There is no universal judgement of how advanced a rider is because there is no universal way to ride a horse - look at the US Pony Club and how much trouble they're having with their rating system just for English riders. Can you imagine how hard it would be to throw western riders into the mix as well?
The problem is that people can be good at different things because they have focused on what they enjoy at the expense of some other aspects. To use myself as an example - I am a pretty experience flat rider, I have done it for 20 or so years and can get horses to do what I want the vast majority of the time and teach them how to do things they don't know or haven't learned. I've riden hundreds of horses over the years (mostly on the flat), good ones, bad ones, young ones, old ones, and fallen off a good number of them
. I've ridden a little bit of western although with Aussie stock tack rather than the full western gear but I do own a pair of cowboy boots
Now, I haven't done a whole bunch of jumping recently. I competed when I was young and then decided there was other stuff to do and never went back. I can still ride a horse over a jump but there is no way I would consider jumping anything but an experienced and easy horse, whereas I will ride absolutely anything on the flat. My discipline of choice has been polocrosse in which horses stop, turn and accelerate very very fast which takes as much skill as jumping, just skills that are somewhat different.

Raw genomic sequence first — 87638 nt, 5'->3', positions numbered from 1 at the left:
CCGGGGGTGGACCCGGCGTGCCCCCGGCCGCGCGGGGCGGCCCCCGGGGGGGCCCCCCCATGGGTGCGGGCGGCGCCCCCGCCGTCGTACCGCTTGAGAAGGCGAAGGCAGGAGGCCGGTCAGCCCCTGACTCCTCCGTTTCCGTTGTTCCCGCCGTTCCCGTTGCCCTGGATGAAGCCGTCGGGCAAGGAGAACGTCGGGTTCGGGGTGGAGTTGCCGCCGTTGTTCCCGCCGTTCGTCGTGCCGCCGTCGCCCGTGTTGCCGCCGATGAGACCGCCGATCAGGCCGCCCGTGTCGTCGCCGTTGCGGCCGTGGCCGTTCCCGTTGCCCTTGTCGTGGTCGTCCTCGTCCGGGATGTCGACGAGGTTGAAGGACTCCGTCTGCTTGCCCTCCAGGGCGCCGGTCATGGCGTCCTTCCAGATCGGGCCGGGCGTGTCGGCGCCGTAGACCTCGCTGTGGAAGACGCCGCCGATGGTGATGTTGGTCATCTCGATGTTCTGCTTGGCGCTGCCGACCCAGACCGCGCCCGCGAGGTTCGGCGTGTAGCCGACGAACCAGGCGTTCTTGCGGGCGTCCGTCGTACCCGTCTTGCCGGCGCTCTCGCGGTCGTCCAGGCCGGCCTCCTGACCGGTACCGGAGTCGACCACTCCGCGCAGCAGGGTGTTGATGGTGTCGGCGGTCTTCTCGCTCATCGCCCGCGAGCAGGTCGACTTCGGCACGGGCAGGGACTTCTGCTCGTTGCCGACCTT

I regularly swap tips with an eventer at our barn, even though we ride very differently so there is some overlap.
My basic point is this - there is such a range of activity that you can't judge peoples ability to ride against one universal standard, you have to look at them in relation to their chosen discipline, which means you can't really judge (for example) an eventer against a polo player because there is no one universal standard.
My final point - riding experience is measured in years, not hours. If we were able it would probably be measured in lifetimes.